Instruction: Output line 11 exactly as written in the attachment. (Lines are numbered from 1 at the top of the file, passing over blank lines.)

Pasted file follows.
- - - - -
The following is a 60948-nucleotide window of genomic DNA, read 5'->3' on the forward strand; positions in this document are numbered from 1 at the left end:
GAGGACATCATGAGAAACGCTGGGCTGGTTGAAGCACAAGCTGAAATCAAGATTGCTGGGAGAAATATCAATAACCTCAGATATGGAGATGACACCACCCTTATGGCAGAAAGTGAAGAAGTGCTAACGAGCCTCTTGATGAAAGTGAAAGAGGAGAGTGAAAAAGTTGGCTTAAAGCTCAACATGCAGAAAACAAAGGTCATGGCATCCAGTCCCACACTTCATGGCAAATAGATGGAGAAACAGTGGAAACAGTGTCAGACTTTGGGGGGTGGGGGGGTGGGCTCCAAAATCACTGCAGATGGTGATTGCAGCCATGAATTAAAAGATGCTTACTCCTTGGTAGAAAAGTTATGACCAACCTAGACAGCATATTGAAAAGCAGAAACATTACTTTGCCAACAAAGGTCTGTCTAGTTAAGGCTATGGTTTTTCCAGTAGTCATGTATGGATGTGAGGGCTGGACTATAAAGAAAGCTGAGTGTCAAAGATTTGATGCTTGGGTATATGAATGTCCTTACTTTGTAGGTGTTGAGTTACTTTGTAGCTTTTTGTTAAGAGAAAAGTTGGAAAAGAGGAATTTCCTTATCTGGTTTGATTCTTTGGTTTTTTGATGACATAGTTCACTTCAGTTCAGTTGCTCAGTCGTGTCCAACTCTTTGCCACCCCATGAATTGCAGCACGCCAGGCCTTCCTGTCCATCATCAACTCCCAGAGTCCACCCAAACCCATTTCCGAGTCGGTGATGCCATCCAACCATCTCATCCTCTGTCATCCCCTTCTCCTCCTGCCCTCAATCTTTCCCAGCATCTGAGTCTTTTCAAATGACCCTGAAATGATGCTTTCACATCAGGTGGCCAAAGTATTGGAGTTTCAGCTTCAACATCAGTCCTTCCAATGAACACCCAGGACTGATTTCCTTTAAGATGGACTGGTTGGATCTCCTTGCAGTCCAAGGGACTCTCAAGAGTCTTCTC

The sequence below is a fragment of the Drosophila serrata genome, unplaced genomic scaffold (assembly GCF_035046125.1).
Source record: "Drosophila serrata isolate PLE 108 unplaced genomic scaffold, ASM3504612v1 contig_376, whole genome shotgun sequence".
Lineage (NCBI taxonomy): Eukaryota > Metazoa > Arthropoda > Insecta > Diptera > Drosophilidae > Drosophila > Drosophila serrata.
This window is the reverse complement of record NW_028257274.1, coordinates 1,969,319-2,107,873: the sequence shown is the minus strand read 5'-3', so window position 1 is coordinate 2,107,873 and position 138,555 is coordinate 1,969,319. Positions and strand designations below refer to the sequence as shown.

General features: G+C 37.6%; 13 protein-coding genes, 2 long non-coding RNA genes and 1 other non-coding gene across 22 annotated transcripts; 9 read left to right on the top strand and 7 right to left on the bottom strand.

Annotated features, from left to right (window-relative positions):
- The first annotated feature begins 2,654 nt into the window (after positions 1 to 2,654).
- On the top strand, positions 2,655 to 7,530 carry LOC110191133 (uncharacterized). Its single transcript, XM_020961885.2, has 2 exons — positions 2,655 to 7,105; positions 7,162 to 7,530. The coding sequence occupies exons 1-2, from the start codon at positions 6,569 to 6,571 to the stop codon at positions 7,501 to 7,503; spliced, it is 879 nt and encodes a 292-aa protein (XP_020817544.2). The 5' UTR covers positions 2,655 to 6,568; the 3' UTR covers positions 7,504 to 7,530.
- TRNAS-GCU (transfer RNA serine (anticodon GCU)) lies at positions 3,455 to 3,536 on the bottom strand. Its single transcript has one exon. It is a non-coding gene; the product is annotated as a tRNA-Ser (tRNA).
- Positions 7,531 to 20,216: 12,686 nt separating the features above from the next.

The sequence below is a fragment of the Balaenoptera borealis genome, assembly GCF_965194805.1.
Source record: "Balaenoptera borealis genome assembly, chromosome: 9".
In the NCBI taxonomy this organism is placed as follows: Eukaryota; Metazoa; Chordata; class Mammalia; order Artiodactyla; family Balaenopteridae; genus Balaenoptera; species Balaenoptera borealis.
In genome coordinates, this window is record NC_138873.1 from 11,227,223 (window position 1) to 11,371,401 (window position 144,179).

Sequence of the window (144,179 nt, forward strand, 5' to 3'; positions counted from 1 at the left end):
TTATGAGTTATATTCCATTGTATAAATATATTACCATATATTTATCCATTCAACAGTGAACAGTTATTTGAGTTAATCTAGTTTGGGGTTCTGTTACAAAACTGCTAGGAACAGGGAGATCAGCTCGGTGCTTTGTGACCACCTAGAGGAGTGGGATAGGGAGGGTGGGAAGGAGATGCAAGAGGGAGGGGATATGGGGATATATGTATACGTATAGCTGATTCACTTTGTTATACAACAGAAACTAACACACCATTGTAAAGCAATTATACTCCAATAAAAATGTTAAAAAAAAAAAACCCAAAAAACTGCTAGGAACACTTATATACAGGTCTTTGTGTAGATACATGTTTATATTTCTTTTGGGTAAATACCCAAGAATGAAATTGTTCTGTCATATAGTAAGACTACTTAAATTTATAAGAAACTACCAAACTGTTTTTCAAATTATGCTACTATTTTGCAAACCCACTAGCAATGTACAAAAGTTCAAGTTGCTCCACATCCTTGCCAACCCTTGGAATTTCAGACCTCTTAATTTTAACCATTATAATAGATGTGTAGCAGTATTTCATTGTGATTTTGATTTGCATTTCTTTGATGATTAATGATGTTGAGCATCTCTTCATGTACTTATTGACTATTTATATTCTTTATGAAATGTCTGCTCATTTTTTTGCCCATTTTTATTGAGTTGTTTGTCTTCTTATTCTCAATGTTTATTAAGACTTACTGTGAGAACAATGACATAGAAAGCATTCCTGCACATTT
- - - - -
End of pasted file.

- TRNAS-GCU (transfer RNA serine (anticodon GCU)) lies at positions 3,455 to 3,536 on the bottom strand. Its single transcript has one exon. It is a non-coding gene; the product is annotated as a tRNA-Ser (tRNA).